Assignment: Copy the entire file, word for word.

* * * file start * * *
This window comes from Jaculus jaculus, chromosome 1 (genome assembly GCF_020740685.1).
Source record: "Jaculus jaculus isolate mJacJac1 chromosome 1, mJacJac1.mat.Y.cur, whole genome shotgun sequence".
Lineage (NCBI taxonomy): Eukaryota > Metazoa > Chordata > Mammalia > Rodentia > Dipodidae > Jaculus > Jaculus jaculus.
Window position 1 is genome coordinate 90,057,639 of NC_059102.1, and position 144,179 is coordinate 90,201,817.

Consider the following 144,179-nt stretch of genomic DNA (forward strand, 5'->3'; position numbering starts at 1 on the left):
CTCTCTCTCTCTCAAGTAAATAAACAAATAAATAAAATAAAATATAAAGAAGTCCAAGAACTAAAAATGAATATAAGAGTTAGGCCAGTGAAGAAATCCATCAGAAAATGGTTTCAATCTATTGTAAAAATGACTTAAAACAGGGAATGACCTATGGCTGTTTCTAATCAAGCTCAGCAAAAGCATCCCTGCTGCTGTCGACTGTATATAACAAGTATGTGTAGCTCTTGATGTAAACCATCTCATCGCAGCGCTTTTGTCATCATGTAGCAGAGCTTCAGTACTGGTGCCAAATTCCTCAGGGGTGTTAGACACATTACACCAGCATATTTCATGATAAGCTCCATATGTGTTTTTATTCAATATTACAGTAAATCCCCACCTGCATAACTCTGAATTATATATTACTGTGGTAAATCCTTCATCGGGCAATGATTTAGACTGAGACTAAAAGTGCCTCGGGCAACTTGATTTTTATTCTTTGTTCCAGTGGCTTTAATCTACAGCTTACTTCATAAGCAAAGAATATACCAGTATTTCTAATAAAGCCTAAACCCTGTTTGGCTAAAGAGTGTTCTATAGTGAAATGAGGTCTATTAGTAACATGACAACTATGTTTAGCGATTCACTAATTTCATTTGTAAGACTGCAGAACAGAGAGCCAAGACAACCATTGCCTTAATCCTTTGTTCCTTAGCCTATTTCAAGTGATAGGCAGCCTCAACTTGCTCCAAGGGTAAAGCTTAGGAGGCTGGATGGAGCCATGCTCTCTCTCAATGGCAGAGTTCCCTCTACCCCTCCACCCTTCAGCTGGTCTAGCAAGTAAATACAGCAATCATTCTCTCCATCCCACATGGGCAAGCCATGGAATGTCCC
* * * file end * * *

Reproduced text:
This window comes from Jaculus jaculus, chromosome 1 (genome assembly GCF_020740685.1).
Source record: "Jaculus jaculus isolate mJacJac1 chromosome 1, mJacJac1.mat.Y.cur, whole genome shotgun sequence".
Lineage (NCBI taxonomy): Eukaryota > Metazoa > Chordata > Mammalia > Rodentia > Dipodidae > Jaculus > Jaculus jaculus.
Window position 1 is genome coordinate 90,057,639 of NC_059102.1, and position 144,179 is coordinate 90,201,817.

Consider the following 144,179-nt stretch of genomic DNA (forward strand, 5'->3'; position numbering starts at 1 on the left):
CTCTCTCTCTCTCAAGTAAATAAACAAATAAATAAAATAAAATATAAAGAAGTCCAAGAACTAAAAATGAATATAAGAGTTAGGCCAGTGAAGAAATCCATCAGAAAATGGTTTCAATCTATTGTAAAAATGACTTAAAACAGGGAATGACCTATGGCTGTTTCTAATCAAGCTCAGCAAAAGCATCCCTGCTGCTGTCGACTGTATATAACAAGTATGTGTAGCTCTTGATGTAAACCATCTCATCGCAGCGCTTTTGTCATCATGTAGCAGAGCTTCAGTACTGGTGCCAAATTCCTCAGGGGTGTTAGACACATTACACCAGCATATTTCATGATAAGCTCCATATGTGTTTTTATTCAATATTACAGTAAATCCCCACCTGCATAACTCTGAATTATATATTACTGTGGTAAATCCTTCATCGGGCAATGATTTAGACTGAGACTAAAAGTGCCTCGGGCAACTTGATTTTTATTCTTTGTTCCAGTGGCTTTAATCTACAGCTTACTTCATAAGCAAAGAATATACCAGTATTTCTAATAAAGCCTAAACCCTGTTTGGCTAAAGAGTGTTCTATAGTGAAATGAGGTCTATTAGTAACATGACAACTATGTTTAGCGATTCACTAATTTCATTTGTAAGACTGCAGAACAGAGAGCCAAGACAACCATTGCCTTAATCCTTTGTTCCTTAGCCTATTTCAAGTGATAGGCAGCCTCAACTTGCTCCAAGGGTAAAGCTTAGGAGGCTGGATGGAGCCATGCTCTCTCTCAATGGCAGAGTTCCCTCTACCCCTCCACCCTTCAGCTGGTCTAGCAAGTAAATACAGCAATCATTCTCTCCATCCCACATGGGCAAGCCATGGAATGTCCC